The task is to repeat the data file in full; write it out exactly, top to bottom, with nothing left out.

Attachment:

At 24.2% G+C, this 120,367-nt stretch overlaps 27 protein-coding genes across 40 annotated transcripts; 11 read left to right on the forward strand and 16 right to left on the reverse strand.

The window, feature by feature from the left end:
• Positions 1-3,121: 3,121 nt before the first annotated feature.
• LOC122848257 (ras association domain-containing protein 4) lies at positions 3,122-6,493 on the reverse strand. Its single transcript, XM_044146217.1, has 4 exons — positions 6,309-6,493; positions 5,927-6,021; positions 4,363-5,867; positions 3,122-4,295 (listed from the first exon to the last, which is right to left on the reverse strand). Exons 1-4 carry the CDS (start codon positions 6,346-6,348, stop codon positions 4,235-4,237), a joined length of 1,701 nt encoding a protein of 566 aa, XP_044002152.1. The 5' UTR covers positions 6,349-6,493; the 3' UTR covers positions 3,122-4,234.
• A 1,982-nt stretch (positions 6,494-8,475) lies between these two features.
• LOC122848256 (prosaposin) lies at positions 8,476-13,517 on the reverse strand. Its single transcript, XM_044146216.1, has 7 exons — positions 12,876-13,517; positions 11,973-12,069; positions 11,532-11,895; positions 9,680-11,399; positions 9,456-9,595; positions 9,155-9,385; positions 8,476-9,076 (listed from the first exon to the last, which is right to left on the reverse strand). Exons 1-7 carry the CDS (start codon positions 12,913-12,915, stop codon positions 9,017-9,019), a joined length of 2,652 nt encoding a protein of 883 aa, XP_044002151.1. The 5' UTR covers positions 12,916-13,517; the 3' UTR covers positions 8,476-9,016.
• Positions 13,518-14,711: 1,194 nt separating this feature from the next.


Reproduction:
At 24.2% G+C, this 120,367-nt stretch overlaps 27 protein-coding genes across 40 annotated transcripts; 11 read left to right on the forward strand and 16 right to left on the reverse strand.

The window, feature by feature from the left end:
• Positions 1-3,121: 3,121 nt before the first annotated feature.
• LOC122848257 (ras association domain-containing protein 4) lies at positions 3,122-6,493 on the reverse strand. Its single transcript, XM_044146217.1, has 4 exons — positions 6,309-6,493; positions 5,927-6,021; positions 4,363-5,867; positions 3,122-4,295 (listed from the first exon to the last, which is right to left on the reverse strand). Exons 1-4 carry the CDS (start codon positions 6,346-6,348, stop codon positions 4,235-4,237), a joined length of 1,701 nt encoding a protein of 566 aa, XP_044002152.1. The 5' UTR covers positions 6,349-6,493; the 3' UTR covers positions 3,122-4,234.
• A 1,982-nt stretch (positions 6,494-8,475) lies between these two features.
• LOC122848256 (prosaposin) lies at positions 8,476-13,517 on the reverse strand. Its single transcript, XM_044146216.1, has 7 exons — positions 12,876-13,517; positions 11,973-12,069; positions 11,532-11,895; positions 9,680-11,399; positions 9,456-9,595; positions 9,155-9,385; positions 8,476-9,076 (listed from the first exon to the last, which is right to left on the reverse strand). Exons 1-7 carry the CDS (start codon positions 12,913-12,915, stop codon positions 9,017-9,019), a joined length of 2,652 nt encoding a protein of 883 aa, XP_044002151.1. The 5' UTR covers positions 12,916-13,517; the 3' UTR covers positions 8,476-9,016.
• Positions 13,518-14,711: 1,194 nt separating this feature from the next.